After a hiatus of 27 years, the Los Angeles Dodgers made their first appearance in the World Series on Tuesday evening. I really haven’t watched baseball in quite a number of years, probably because I grew up in Brooklyn when the Dodger team was composed of the “Boys of Summer.” In those days of wine and roses (actually beer and dandelions), to live in Brooklyn and not be a Dodger fan was like hanging a “Beat-me-to-death” sign on one’s back. We weren’t just Dodger fans, we were rabid fans who bled Dodger Blue.
When owner Walt O’Malley moved the Dodgers to L.A. in 1957, the magic died. When a Brooklynite was asked: “If you had a gun with only two bullets and were in a room with Hitler, Stalin, and O’Malley, who would you shoot,” the answer was, “O’Malley, twice!”
But, it wasn’t just the move that caused me to abandon baseball. The “old” Dodgers started to retire, the club tried to trade Jackie Robinson to the hated Giants (Jackie chose to quit the game), free agency meant that next year’s team might have different players from this year’s, and new rules were implemented, like the designated hitter (in the American League).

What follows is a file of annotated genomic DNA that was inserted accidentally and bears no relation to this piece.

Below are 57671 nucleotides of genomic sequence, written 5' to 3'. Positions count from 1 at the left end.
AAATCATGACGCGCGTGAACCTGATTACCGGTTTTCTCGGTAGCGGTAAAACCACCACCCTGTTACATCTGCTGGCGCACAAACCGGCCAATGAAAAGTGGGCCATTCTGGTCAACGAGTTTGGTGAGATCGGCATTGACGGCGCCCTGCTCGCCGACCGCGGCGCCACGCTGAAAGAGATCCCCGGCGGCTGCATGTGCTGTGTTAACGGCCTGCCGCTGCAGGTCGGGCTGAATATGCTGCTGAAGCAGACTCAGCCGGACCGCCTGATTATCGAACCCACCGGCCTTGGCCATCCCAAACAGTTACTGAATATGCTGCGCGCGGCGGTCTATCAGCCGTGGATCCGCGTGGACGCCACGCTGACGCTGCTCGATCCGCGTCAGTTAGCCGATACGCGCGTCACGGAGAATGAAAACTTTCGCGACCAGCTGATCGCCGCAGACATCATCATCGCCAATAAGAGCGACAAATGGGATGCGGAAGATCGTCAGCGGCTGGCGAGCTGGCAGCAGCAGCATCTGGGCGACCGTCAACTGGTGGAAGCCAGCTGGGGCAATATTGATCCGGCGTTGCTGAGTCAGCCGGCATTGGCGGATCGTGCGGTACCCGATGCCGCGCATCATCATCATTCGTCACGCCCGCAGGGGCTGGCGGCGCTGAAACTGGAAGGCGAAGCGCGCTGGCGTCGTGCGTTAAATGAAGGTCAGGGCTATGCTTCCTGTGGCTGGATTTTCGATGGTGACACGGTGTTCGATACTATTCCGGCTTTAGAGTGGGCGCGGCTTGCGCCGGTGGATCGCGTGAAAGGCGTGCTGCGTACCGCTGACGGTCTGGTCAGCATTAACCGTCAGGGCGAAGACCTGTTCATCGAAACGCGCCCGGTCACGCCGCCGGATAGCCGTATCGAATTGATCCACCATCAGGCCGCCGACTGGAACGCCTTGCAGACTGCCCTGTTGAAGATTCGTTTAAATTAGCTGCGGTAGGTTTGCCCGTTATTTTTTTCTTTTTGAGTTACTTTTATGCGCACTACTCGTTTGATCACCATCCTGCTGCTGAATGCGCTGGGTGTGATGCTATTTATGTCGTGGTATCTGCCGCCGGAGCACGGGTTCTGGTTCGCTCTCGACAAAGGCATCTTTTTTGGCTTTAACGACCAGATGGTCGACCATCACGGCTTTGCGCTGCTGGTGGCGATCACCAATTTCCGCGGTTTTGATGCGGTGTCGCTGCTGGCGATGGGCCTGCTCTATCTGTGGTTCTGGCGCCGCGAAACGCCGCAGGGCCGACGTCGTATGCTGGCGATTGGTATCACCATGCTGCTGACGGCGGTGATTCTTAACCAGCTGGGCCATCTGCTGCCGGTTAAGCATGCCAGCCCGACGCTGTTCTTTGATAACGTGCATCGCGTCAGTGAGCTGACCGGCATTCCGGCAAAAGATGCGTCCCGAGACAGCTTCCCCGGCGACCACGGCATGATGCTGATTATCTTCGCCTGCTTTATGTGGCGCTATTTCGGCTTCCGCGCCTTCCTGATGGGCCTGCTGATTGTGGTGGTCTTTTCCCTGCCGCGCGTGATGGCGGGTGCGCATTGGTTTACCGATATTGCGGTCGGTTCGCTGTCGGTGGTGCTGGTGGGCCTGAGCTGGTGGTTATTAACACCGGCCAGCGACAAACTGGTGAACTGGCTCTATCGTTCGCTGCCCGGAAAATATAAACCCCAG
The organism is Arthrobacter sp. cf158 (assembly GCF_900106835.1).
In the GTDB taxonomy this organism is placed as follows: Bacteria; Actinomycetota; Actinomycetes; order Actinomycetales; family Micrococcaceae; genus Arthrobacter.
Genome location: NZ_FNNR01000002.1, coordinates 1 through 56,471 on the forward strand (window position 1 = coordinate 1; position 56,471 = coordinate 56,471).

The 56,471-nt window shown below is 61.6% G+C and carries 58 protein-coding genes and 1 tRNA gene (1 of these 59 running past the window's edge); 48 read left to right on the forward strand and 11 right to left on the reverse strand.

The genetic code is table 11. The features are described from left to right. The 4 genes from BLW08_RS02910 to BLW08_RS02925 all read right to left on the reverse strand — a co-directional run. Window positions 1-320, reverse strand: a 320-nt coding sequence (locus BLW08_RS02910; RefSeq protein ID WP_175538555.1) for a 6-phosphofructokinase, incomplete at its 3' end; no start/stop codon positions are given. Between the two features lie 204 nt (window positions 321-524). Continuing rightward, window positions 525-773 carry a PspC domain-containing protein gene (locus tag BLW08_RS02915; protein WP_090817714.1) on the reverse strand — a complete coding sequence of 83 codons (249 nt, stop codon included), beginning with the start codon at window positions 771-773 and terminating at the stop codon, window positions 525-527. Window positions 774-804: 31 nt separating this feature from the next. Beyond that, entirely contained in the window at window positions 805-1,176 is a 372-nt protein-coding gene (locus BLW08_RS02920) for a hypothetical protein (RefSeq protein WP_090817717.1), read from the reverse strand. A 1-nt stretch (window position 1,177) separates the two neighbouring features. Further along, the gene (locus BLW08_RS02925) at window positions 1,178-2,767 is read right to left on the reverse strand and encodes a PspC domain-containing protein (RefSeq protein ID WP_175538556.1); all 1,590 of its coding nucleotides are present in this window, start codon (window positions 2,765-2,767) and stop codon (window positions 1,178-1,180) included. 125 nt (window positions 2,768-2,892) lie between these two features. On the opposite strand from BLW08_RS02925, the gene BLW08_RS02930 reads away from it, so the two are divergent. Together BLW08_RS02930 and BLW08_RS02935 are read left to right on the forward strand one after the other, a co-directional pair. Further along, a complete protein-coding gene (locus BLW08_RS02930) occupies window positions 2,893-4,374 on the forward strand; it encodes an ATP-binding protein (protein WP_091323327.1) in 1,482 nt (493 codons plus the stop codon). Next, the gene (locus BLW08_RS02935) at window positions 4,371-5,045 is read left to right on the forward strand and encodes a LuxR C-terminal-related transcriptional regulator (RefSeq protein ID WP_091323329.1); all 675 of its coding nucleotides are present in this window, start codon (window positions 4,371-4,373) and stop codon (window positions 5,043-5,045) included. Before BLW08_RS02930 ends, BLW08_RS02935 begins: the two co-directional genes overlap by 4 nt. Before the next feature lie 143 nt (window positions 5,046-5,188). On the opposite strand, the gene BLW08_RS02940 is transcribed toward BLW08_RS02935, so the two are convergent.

I know that a lot of today’s baseball fans can’t understand my hatred of the designated hitter rule, but they weren’t around when “Preacher” Roe came to the plate to bat against Pittsburgh at Forbes Field in 1953. Roe was a great pitcher, but a notoriously bad hitter. He could barely swing the bat over the plate, looking like a six-year-old with a battering ram in his hands. But, on that particular day, Roe hit a home run, the only one of his long career. The entire Dodger team came out of the dugout, some spread red towels on the ground (like a red carpet for Roe to trot in on), others pretended to faint. Crazy. That was the magic. Paranormal? Now the question is, “Can the Dodgers be world champs, again?”